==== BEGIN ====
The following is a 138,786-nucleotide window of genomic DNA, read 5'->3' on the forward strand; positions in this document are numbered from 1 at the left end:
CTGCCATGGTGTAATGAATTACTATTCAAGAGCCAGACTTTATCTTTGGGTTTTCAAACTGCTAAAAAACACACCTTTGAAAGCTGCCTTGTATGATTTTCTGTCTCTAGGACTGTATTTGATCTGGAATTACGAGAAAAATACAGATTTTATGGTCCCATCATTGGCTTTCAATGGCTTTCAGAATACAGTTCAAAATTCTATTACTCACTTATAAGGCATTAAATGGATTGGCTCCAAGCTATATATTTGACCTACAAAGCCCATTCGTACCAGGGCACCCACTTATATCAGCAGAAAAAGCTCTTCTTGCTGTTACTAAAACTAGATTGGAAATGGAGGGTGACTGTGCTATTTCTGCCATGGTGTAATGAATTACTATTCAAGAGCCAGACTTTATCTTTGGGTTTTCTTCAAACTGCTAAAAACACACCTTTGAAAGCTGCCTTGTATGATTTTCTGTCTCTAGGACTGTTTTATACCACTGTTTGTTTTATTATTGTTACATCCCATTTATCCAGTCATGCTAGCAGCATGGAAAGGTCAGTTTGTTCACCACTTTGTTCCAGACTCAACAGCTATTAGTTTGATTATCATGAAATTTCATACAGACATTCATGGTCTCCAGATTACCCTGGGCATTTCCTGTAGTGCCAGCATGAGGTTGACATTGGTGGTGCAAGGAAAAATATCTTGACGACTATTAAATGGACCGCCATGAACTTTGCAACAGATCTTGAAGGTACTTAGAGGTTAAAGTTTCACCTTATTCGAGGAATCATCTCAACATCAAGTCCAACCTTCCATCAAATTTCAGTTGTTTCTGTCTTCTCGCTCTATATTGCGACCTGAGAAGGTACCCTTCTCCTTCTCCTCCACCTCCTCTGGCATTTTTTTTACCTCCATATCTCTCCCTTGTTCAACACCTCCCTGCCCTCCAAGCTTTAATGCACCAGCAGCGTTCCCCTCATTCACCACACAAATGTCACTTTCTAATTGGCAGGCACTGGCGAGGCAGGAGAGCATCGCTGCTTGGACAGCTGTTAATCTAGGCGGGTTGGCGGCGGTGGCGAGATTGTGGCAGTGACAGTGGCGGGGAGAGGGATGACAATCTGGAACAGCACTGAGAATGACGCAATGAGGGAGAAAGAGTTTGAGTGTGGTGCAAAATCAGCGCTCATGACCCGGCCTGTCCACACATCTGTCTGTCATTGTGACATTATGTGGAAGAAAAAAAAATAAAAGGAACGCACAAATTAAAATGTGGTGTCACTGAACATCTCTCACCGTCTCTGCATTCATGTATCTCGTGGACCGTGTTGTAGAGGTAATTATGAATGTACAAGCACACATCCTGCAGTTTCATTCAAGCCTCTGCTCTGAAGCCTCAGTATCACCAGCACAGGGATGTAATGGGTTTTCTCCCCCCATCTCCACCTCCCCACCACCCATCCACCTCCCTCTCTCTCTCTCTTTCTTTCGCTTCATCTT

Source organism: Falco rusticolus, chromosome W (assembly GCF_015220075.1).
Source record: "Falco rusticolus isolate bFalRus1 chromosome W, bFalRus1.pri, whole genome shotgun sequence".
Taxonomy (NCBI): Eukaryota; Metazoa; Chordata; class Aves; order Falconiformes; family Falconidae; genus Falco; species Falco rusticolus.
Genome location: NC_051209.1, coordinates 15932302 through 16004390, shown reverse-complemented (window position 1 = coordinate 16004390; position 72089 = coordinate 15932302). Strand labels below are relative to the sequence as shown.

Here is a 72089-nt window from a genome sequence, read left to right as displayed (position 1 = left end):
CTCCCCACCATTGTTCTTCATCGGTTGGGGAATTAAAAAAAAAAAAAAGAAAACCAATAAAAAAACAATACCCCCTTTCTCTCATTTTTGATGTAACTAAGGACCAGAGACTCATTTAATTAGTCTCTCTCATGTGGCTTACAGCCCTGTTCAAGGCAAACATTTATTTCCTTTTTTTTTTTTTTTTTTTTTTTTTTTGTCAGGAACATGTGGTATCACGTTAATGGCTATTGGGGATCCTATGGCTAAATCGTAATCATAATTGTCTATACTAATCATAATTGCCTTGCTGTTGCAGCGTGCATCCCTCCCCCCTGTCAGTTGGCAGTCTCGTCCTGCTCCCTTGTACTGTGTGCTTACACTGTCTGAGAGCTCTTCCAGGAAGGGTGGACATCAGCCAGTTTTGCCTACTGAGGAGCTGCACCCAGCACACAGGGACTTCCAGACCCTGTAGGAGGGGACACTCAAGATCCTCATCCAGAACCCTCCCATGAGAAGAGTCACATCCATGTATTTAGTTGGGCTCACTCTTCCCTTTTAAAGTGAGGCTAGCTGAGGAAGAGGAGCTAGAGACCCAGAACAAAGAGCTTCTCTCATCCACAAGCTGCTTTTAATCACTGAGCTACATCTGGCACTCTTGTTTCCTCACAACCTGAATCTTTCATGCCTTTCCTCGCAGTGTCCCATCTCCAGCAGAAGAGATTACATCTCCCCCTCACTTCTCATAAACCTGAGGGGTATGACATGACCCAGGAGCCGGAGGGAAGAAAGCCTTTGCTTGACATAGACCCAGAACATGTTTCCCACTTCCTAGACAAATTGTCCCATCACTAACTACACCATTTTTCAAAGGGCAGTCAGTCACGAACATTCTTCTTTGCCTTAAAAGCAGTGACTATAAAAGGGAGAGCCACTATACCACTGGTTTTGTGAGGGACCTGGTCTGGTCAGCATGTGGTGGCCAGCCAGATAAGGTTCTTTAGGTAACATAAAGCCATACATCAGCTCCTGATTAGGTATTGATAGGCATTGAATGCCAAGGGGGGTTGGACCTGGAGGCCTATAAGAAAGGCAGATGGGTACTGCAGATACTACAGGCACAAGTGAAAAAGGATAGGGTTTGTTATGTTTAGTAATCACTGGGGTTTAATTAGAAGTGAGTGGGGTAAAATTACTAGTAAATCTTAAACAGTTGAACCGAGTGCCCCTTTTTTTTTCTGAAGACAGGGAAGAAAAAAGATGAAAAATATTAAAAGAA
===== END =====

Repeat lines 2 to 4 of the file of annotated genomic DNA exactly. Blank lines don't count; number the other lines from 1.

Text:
CTGCCATGGTGTAATGAATTACTATTCAAGAGCCAGACTTTATCTTTGGGTTTTCAAACTGCTAAAAAACACACCTTTGAAAGCTGCCTTGTATGATTTTCTGTCTCTAGGACTGTATTTGATCTGGAATTACGAGAAAAATACAGATTTTATGGTCCCATCATTGGCTTTCAATGGCTTTCAGAATACAGTTCAAAATTCTATTACTCACTTATAAGGCATTAAATGGATTGGCTCCAAGCTATATATTTGACCTACAAAGCCCATTCGTACCAGGGCACCCACTTATATCAGCAGAAAAAGCTCTTCTTGCTGTTACTAAAACTAGATTGGAAATGGAGGGTGACTGTGCTATTTCTGCCATGGTGTAATGAATTACTATTCAAGAGCCAGACTTTATCTTTGGGTTTTCTTCAAACTGCTAAAAACACACCTTTGAAAGCTGCCTTGTATGATTTTCTGTCTCTAGGACTGTTTTATACCACTGTTTGTTTTATTATTGTTACATCCCATTTATCCAGTCATGCTAGCAGCATGGAAAGGTCAGTTTGTTCACCACTTTGTTCCAGACTCAACAGCTATTAGTTTGATTATCATGAAATTTCATACAGACATTCATGGTCTCCAGATTACCCTGGGCATTTCCTGTAGTGCCAGCATGAGGTTGACATTGGTGGTGCAAGGAAAAATATCTTGACGACTATTAAATGGACCGCCATGAACTTTGCAACAGATCTTGAAGGTACTTAGAGGTTAAAGTTTCACCTTATTCGAGGAATCATCTCAACATCAAGTCCAACCTTCCATCAAATTTCAGTTGTTTCTGTCTTCTCGCTCTATATTGCGACCTGAGAAGGTACCCTTCTCCTTCTCCTCCACCTCCTCTGGCATTTTTTTTACCTCCATATCTCTCCCTTGTTCAACACCTCCCTGCCCTCCAAGCTTTAATGCACCAGCAGCGTTCCCCTCATTCACCACACAAATGTCACTTTCTAATTGGCAGGCACTGGCGAGGCAGGAGAGCATCGCTGCTTGGACAGCTGTTAATCTAGGCGGGTTGGCGGCGGTGGCGAGATTGTGGCAGTGACAGTGGCGGGGAGAGGGATGACAATCTGGAACAGCACTGAGAATGACGCAATGAGGGAGAAAGAGTTTGAGTGTGGTGCAAAATCAGCGCTCATGACCCGGCCTGTCCACACATCTGTCTGTCATTGTGACATTATGTGGAAGAAAAAAAAATAAAAGGAACGCACAAATTAAAATGTGGTGTCACTGAACATCTCTCACCGTCTCTGCATTCATGTATCTCGTGGACCGTGTTGTAGAGGTAATTATGAATGTACAAGCACACATCCTGCAGTTTCATTCAAGCCTCTGCTCTGAAGCCTCAGTATCACCAGCACAGGGATGTAATGGGTTTTCTCCCCCCATCTCCACCTCCCCACCACCCATCCACCTCCCTCTCTCTCTCTCTTTCTTTCGCTTCATCTT

Source organism: Falco rusticolus, chromosome W (assembly GCF_015220075.1).
Source record: "Falco rusticolus isolate bFalRus1 chromosome W, bFalRus1.pri, whole genome shotgun sequence".